Album Review: “Bayou Country” by Creedence Clearwater Revival
Creedence Clearwater Revival's Bayou Country - Creedence Clearwater Revival / Youtube
When talking about roots rock, one cannot leave the legendary Creedence Clearwater Revival out of the conversation. 1969 was a great year for the band, as it saw a consecutive three-album release that started with the iconic Bayou Country. Frontman John Fogerty was on a quest for acclaim, but without the usual setup for such feat, saying in an interview with Pitchfork that, “I determined, we’re on the tiniest record label in the world, there’s no money behind us, we don’t have a manager, there’s no publicist. We basically had none of the usual star-making machinery, so I said to myself I’m just going to have to do it with the music…Basically I wanted to do what the Beatles had done. I sensed that I just had to do it myself.”
Fogerty’s songwriting shines on this album, which was timely since the band had already settled for their blues-influenced swamp rock sound. Album opener “Born On The Bayou” introduces you to the catalog with its blues-laden arrangement, and Fogerty shines along with it in his vocal performance. “Bootleg” is a brief filler that doesn’t stray too much from the theme, while “Graveyard Train” is an extended jam that’s inspired by their previous song “Gloomy”. “Good Golly Miss Molly” gets you riled up with its progression, which doesn’t really obey the conventions of Little Richard’s original, but for the better.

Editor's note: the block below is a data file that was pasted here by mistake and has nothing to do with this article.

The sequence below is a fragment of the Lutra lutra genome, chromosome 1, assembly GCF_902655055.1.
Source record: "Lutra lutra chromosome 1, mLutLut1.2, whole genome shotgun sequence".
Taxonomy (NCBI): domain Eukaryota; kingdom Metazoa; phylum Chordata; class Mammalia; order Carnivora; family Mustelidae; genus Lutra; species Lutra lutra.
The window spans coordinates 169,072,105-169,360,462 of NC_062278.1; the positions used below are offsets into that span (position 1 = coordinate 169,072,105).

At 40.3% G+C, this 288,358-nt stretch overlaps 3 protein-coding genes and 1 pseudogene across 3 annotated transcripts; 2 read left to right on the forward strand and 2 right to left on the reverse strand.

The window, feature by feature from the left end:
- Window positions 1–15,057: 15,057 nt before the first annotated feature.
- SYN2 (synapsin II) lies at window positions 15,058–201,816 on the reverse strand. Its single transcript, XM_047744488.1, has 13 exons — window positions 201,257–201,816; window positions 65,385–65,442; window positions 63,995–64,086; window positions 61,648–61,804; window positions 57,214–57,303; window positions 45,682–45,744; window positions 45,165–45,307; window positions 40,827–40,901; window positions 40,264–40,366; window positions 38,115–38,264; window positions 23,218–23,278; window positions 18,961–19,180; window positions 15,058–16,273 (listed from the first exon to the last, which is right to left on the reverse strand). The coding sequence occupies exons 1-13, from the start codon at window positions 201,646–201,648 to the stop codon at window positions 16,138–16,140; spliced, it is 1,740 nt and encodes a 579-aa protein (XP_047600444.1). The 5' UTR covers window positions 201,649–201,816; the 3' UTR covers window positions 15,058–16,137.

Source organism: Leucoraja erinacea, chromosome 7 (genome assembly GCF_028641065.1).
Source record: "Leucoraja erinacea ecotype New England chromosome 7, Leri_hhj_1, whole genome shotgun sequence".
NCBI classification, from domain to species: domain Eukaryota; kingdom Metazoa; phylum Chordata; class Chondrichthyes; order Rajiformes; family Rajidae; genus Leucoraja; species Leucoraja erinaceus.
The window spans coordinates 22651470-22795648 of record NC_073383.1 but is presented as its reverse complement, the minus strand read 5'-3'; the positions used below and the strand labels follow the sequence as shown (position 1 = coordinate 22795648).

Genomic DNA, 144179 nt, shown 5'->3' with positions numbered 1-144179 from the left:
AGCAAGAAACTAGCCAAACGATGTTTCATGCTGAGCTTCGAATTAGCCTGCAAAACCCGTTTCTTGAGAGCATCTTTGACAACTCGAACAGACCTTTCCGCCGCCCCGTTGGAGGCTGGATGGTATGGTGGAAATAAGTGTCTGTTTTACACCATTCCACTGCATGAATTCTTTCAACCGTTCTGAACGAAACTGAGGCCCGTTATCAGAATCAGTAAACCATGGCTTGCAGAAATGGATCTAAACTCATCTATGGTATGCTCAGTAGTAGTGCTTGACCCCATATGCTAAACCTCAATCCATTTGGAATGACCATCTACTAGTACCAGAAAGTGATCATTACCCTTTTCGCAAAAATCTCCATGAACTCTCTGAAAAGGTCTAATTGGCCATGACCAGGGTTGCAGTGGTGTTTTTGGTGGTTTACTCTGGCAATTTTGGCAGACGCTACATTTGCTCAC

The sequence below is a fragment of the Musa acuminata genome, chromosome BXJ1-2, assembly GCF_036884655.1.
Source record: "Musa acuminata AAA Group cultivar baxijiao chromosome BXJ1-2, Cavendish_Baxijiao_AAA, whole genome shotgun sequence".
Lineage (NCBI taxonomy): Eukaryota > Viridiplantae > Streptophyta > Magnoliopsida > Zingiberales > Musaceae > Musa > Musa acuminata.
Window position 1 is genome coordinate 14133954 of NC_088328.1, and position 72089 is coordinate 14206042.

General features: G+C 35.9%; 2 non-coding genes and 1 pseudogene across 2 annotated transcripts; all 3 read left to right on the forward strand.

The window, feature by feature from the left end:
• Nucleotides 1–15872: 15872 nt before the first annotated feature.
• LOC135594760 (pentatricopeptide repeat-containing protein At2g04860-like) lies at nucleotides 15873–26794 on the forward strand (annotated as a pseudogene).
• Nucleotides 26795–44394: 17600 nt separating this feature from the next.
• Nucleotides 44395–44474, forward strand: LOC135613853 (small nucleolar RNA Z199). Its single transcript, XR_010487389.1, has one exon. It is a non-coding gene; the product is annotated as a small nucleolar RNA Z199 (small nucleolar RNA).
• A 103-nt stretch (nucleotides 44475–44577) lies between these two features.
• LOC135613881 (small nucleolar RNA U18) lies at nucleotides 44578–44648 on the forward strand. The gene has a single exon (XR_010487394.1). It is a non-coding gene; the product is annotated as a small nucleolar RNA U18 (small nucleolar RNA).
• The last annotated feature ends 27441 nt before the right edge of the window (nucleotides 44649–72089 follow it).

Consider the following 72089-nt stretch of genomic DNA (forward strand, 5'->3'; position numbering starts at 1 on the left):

“Penthouse Pauper” also gives some meat to the album with its similarities with the band’s earlier release, “The Working Man”, with decent lyrics and progressions. Probably one the most successful singles of the band come in the form of “Proud Mary”, which has Fogerty in his best writing stride and where orchestration is timed for a seamless flow. Closing the album is “Keep On Chooglin'”, with its feel-good progression that doesn’t really give much away regarding its central theme but has you bopping your head up and down anyways.
Bayou Country is essentially a Fogerty record, with his dominant style and implementation shining through the track selection. Hints of that gritty hard rock, mixed with some blues, had Creedence Clearwater Revival fill up their fanbase and pockets with their roots authenticity that nobody could replicate.